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Old but steady, Kendall provides line stability
At 35 years old, Pete Kendall is one of the oldest players on the Washington Redskins and the eldest member of a veteran offensive line.
His knees don't always agree with the punishment he subjects them to. Yet when other guys were excused from practice during two-a-days ("veteran's day off" is it called), there was Kendall - participating in every single session.
"That memo didn't make it to the o-line room unfortunately," Kendall said. "I was joking with [director of sports medicine] Bubba [Tyer]. I said, 'Apparently everybody in the media knows I have arthritic knees, but no one on the coaching staff reads the papers.' But hey, it is over, and I knew all along that if I was struggling that I could go and tell them that I needed a day. But, knock on wood, I felt pretty good throughout the camp, and I didn't really labor my way through it any more than normal."
Now that the team has moved into regular-season mode (with just one practice a day), Kendall will be able to rest his knees and any other aches a little easier. This will be his 13th season since being a first-round pick by Seattle, and he has found some alternative methods to prepare his body for the grind.
One such new idea this offseason was spending a few days a week practicing yoga.
"I feel like that has helped with my flexibility, and hopefully it has helped me with some things on the field," Kendall said. "To be honest, my knees feel better now than they did at any point in the past three or four years. Whether that is from coming out here on the grass as opposed to some Astroturf or it is some of the things I've done in the offseason - I focused on strengthening my quads with the hope that would ease [the pain].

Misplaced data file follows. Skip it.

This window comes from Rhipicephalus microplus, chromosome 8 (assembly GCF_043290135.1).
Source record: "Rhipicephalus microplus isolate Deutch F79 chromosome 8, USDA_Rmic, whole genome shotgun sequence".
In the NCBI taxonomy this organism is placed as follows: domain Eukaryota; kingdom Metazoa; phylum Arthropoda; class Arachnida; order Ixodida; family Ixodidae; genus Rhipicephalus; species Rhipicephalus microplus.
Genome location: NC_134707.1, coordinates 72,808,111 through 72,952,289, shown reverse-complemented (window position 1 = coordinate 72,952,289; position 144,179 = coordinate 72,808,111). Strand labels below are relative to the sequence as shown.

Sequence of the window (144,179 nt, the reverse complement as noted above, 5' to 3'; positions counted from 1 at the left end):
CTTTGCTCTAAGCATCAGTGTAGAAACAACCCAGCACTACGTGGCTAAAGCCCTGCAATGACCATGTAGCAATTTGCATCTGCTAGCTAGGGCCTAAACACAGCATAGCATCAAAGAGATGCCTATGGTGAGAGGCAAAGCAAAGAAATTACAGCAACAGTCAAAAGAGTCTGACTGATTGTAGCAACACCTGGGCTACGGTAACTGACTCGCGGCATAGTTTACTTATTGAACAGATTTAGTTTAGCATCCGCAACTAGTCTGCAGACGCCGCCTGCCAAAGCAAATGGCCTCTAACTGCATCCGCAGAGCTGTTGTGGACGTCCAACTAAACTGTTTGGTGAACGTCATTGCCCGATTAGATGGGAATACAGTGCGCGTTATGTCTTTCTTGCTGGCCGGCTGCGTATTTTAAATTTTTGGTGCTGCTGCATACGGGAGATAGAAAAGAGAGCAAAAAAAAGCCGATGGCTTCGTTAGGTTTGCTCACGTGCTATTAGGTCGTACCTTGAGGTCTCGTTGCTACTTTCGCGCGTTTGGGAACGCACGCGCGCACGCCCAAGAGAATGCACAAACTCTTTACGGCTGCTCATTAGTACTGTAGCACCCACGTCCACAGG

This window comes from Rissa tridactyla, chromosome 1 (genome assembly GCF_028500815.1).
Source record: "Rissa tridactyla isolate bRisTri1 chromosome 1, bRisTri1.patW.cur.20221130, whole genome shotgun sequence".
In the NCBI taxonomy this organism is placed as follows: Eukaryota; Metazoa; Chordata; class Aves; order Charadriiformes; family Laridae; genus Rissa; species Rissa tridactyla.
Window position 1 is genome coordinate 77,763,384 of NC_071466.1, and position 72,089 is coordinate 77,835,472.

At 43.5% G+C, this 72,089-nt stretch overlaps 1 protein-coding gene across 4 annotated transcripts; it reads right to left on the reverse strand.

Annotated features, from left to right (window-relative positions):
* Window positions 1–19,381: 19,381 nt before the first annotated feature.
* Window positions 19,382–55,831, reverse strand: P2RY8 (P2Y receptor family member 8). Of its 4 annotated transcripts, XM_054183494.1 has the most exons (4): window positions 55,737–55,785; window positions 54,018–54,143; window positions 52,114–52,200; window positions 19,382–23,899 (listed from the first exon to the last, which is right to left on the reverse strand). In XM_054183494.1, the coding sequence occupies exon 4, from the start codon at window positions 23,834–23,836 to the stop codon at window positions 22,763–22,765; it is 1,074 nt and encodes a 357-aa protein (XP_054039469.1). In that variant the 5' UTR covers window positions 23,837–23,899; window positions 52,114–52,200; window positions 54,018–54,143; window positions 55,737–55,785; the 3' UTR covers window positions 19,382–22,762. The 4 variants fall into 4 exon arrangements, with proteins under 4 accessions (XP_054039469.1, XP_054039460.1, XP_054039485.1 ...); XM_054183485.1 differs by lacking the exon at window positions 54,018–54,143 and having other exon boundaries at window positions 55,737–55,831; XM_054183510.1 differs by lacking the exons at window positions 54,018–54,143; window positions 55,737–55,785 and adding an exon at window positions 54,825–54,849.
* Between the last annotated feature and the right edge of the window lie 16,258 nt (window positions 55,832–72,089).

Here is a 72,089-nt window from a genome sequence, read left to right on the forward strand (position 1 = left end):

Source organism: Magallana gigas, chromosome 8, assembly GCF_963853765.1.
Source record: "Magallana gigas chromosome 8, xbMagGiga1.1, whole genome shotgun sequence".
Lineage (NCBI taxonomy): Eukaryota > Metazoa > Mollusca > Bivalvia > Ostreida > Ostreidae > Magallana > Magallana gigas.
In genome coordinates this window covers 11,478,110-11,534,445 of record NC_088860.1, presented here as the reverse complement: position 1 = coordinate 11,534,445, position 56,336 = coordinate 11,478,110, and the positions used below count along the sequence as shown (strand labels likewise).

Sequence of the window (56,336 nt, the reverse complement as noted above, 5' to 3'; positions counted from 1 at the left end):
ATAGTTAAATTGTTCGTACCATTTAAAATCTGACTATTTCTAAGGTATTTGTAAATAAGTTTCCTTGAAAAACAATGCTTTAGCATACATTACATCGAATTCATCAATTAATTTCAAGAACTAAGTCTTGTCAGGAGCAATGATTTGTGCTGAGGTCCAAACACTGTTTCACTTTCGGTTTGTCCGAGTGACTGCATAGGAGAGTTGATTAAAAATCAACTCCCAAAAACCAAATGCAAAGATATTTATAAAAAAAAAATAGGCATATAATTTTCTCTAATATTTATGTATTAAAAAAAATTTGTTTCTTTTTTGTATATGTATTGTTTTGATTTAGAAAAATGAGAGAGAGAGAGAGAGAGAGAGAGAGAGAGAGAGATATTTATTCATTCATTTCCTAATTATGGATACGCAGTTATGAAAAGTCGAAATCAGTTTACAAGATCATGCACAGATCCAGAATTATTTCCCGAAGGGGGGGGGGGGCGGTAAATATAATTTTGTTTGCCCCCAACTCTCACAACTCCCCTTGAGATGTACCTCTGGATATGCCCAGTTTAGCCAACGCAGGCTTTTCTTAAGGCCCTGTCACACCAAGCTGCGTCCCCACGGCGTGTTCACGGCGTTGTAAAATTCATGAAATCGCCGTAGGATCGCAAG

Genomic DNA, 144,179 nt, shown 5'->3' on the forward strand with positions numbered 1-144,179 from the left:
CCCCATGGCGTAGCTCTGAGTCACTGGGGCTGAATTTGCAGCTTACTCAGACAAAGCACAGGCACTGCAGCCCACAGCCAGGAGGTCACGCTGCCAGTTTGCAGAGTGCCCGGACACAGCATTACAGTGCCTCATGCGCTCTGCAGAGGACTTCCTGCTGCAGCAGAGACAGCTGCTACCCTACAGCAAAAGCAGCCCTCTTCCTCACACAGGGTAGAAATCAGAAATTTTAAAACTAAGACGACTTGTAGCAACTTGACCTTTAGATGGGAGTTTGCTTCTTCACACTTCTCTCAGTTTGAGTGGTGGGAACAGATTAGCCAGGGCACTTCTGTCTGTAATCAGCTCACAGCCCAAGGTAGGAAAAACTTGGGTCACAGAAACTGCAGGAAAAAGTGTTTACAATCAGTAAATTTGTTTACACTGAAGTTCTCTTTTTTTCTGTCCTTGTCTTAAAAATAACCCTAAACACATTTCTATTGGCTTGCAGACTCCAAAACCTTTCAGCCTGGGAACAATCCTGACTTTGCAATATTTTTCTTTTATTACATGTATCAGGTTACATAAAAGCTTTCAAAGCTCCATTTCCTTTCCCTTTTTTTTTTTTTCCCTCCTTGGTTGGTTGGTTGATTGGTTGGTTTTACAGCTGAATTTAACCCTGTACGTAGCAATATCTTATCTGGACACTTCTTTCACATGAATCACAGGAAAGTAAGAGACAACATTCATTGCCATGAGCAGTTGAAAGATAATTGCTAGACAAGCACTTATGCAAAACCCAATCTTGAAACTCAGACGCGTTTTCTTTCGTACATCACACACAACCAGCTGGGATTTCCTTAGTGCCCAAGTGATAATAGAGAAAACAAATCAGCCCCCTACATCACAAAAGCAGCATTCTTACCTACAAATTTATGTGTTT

"Everybody says arthritis, but the last I've been told is it is more like tendinitis, so I've tried to strengthen the muscles around them with the hope of alleviating some of the pain."
Sunday will be the one-year anniversary of the trade that brought Kendall to the Redskins. When Derrick Dockery left via free agency, the Redskins began last training camp with the idea of shifting Todd Wade inside to play guard for the first time in his career.
That plan did not work, and the team was left with a void up front. Enter Kendall, who was in the midst of a falling out in New York.
"He definitely solidified that spot on the line," Washington center Casey Rabach said. "We didn't know what we were going to do there. We tried some experiments there during camp, but it wasn't working out for us. Thank goodness we got him for a prayer and a song from the Jets, and he's worked out really well for us."
The move quickly became a welcome one for Kendall as well. His family moved to the area with him, and the Redskins were able to appease his financial concerns.
"It was an unfortunate situation that came up up there," Kendall said. "To me it was a long process to get to this point."
Kendall said his family will be joining him again later this week. His health might be a concern, but Kendall has been a durable lineman even though his knees have bothered him. He has missed only three games in the past four seasons.
That stability could be a boon for the Redskins, who will employ five starters over the age of 30 - two of whom missed most of last season with injuries.
"Oh, he's old," Rabach joked. "He's got a lot of things like bad knees, but you know what? He trains hard. He's a hard-working guy who knows how to get his body ready for this stuff, and he takes punishment well. ... He's a vet - every bit of it. He's seen everything, done everything, played a couple of different positions - just a very smart football player."
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Born in 1930 in rural Missouri, Charles Vandegriffe, Sr., brings his time and place to the Communities.
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